From Eva St John
Thursday, December 15, 2005, 04:32

Average visitor agreement is 5 out of 5Average visitor agreement is 5 out of 5Average visitor agreement is 5 out of 5Average visitor agreement is 5 out of 5Average visitor agreement is 5 out of 5(Agree/Disagree?)

I don't think it was as much a question of 'self control' with Ricky, as it was a case of life-long damage and depression, leading to a sense of hopelessness and unresolved rage.

It would have been wonderful if Ricky had been able to prosecute his abusers in court, but one (Berg) is already dead, and all the rest are in hiding and have an army of thousands of unpaid drones willing to do anything to defend, hide, lie for, and cover for them. They made it virtually impossible for Ricky to find and prosecute them. Unfortunately depression can make such challenges seem like impassable mountains, and people can make some very bad decisions when they're feeling depressed and hopeless. (ie: I got sucked into TF as a depressed 16 year old).

You said, "...those that have had it the hardest are usually the ones that can control themselves the most..."

Not always. True, those who've had it tough tend to have much more endurance and can usually cope with hardship a lot better than others who've had a relatively easy life, but not indefinitely. And true, the 'reaction' to abusive treatment or painful situations is often turned inward, but that's not really 'self control', it's supression. We can be conditioned to suppress and internalize our reactions on an ongoing basis, like we were in TF (and is what often happens in the army), but supression has it's limits.

Every internal wound becomes a supressed pocket of pain, like a beach ball full of air being held down under the surface of the water. If one has a lot of 'beach balls', it takes a lot of subconscious, internal energy to keep them all held down under the surface of one's life.

Internal pain has many ways of trying to surface so that it can be acknowldeged and healed, which can create a lot of internal stress, and this gets reflected in one's outer life in some way. Addictive behaviour such as workaholism, substance abuse, food or love addiction, repeated thrill-seeking, etc, are all sure signs of suppressed pain. It's a way of trying to run from it, avoid it, and keep all the 'beach balls' under the surface.

But sooner or later, one runs out of energy to hold them all down, or a stressful or traumatic situation can trigger a few beach balls to suddenly surface in some kind of uncontrollable display of emotion or behaviour or overwhelming depression or rage.

That's why I support the idea of every SG whose been through painful experiences in their past getting all the help they can to gradually, gently, deal with the 'beach balls' before it all becomes overwhelming, like it did with Ricky. 'Enduring' is only a temporary measure for emergencies, never to be used indefinitely. It doesn't work. Internalizing the stress or the pain is turning the pain in on oneself and continuing to abuse oneself. Finding the right person - (usually a professional therapist) - to talk it all out with, and learning methods of self-psychology and self-healing is imperative for relative wholeness and internal freedom to come about. (reply to this comment

From Otter
Thursday, December 15, 2005, 09:03

(Agree/Disagree?)
First of all I apologize for presenting my point of view as fact. That goes against all that I stand for. I am of the opinion that what we know now as fact is the view for this era in history & most poeple accept these views as fact & think that they now all. If we were to look back at history, we would see that at everytime in history people thought they were all knowing & their view on the world was absolute. For example, how many scientists won the Nobel prize last century for their theory of how the sun works, and in so doing disproving the previous one. Also the science of the mind is far from perfected & what they knew 50 years ago has moved on. We are always disvovering new things & in so doing proving that we all need to keep an open mind. As so many cutures & knowledge have been lost because people thought that their opinion of the world was absolute law & that they had the right to kill or destroy anyone who opposed them. All that to say thank you so much for your point of view. I will give it a lot of consideration.(reply to this comment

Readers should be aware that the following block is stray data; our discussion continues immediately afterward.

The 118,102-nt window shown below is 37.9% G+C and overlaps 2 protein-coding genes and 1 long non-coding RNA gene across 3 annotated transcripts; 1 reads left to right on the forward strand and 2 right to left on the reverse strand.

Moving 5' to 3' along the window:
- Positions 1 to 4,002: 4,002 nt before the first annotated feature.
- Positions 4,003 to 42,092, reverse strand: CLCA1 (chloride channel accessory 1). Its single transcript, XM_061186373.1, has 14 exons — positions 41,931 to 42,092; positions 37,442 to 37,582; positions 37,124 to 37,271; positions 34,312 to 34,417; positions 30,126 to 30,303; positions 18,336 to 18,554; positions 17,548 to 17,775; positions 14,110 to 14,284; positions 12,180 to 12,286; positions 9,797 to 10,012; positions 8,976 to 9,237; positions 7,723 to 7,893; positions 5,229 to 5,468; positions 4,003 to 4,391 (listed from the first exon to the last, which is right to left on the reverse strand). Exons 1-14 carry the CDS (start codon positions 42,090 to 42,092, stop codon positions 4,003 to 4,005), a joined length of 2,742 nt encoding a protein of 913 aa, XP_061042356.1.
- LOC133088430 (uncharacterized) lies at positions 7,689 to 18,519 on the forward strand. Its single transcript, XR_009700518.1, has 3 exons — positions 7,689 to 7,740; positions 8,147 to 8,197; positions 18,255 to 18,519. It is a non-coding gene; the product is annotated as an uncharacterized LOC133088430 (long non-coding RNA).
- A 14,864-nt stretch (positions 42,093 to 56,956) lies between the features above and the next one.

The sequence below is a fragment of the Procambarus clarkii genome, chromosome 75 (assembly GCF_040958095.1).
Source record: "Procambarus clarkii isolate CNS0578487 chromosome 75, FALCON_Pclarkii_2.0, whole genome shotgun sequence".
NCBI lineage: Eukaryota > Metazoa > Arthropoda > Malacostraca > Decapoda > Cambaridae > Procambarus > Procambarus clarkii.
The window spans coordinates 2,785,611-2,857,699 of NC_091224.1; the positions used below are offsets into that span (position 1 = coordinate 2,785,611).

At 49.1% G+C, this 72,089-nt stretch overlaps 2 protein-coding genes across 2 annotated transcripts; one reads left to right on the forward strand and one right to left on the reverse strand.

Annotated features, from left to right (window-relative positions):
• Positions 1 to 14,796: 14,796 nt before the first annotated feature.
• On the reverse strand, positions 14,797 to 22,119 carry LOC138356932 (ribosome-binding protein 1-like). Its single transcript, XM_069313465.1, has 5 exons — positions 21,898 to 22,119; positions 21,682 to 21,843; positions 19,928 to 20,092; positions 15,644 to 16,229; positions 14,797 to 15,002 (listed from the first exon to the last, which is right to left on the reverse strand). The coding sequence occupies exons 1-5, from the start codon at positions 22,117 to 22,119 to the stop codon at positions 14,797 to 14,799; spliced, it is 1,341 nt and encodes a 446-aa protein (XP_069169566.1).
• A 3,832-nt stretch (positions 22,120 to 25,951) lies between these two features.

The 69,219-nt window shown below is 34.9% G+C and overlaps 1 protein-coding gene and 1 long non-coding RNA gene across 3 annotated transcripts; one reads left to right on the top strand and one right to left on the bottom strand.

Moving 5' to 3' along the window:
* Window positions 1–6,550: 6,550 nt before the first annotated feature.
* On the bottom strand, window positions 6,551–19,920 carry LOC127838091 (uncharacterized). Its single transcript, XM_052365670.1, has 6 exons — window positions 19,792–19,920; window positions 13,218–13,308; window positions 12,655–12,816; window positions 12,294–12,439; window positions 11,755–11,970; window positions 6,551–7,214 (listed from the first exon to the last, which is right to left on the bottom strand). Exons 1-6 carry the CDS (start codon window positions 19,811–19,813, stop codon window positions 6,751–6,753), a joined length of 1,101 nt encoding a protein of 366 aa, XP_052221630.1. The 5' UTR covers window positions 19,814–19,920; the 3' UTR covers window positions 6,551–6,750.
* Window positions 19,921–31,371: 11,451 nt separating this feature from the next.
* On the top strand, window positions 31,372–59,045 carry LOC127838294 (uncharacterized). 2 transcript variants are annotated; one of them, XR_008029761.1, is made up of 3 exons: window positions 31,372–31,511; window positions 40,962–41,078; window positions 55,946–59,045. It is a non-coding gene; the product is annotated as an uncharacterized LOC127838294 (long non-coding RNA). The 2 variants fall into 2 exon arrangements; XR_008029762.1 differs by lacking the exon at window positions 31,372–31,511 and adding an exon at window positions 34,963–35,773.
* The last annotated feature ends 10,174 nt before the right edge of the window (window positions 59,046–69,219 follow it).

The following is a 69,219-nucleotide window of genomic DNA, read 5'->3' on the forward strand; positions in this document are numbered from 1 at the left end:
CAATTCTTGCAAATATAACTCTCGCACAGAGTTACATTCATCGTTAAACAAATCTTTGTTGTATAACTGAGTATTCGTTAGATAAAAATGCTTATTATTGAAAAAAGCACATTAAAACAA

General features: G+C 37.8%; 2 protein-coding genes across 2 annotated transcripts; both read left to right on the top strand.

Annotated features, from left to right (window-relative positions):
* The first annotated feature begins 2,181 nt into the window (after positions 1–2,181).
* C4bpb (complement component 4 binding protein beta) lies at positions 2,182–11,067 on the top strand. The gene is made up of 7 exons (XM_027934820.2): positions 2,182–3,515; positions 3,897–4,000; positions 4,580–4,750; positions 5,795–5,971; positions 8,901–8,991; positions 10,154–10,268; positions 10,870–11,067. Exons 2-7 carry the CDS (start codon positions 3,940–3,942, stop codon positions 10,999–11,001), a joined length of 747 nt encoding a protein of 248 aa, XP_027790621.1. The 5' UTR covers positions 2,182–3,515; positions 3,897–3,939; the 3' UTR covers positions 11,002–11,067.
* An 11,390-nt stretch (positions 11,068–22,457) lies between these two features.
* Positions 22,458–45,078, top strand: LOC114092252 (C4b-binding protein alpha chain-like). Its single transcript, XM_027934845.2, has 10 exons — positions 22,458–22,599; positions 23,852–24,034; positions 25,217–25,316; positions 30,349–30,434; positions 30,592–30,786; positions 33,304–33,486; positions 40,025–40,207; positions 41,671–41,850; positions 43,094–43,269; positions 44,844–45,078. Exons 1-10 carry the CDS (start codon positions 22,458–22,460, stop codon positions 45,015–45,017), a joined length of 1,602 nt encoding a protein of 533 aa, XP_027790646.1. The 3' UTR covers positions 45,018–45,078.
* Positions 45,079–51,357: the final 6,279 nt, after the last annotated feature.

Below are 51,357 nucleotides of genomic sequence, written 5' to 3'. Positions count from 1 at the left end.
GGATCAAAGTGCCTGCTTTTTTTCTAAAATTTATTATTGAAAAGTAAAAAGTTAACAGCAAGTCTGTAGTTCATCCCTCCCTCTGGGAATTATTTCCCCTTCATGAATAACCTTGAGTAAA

From
Friday, December 16, 2005, 11:38

(
Agree/Disagree?)

You say: "Also the science of the mind is far from perfected & what they knew 50 years ago has moved on."

But how much have you even investigated about the science of mind as it is now up to now?

I do not mean this to knock you, but to inquire how informed your opinion (which you are of course entirely entitled to, whether more or less knowledgeable) is on the subject you called "science of the mind." More specifically, how about trauma? How about the not even nascent science of what happens to cult child abuse trauma survivors?(reply to this comment

From Otter
Friday, December 16, 2005, 13:34

(Agree/Disagree?)
We are always learning. I seen first hand. Have you?(reply to this comment
From Fish
Thursday, December 15, 2005, 08:28

(Agree/Disagree?)
Yep, gotta get help with those balls.(reply to this comment
From Otter
Thursday, December 15, 2005, 09:08

(Agree/Disagree?)
My I inquire as to which balls, mine or yours?(reply to this comment
From Fish
Friday, December 16, 2005, 15:31

(Agree/Disagree?)
What your having a ball problem too?(reply to this comment
From Otter
Friday, December 16, 2005, 16:19

(Agree/Disagree?)

Yes. They are a bit red & puffy & do they itch. I'm looking for a solution. Any ideas?(reply to this comment

From ESJ
Friday, December 16, 2005, 19:44

(
Agree/Disagree?)
Hmm...sounds like a case of crabs....try kerosene...that'll do the trick...Tee hee.(reply to this comment
From Otter
Saturday, December 17, 2005, 01:26

(Agree/Disagree?)

Thar it worked. No more itch just bright red. I'm afraid to smoke.(reply to this comment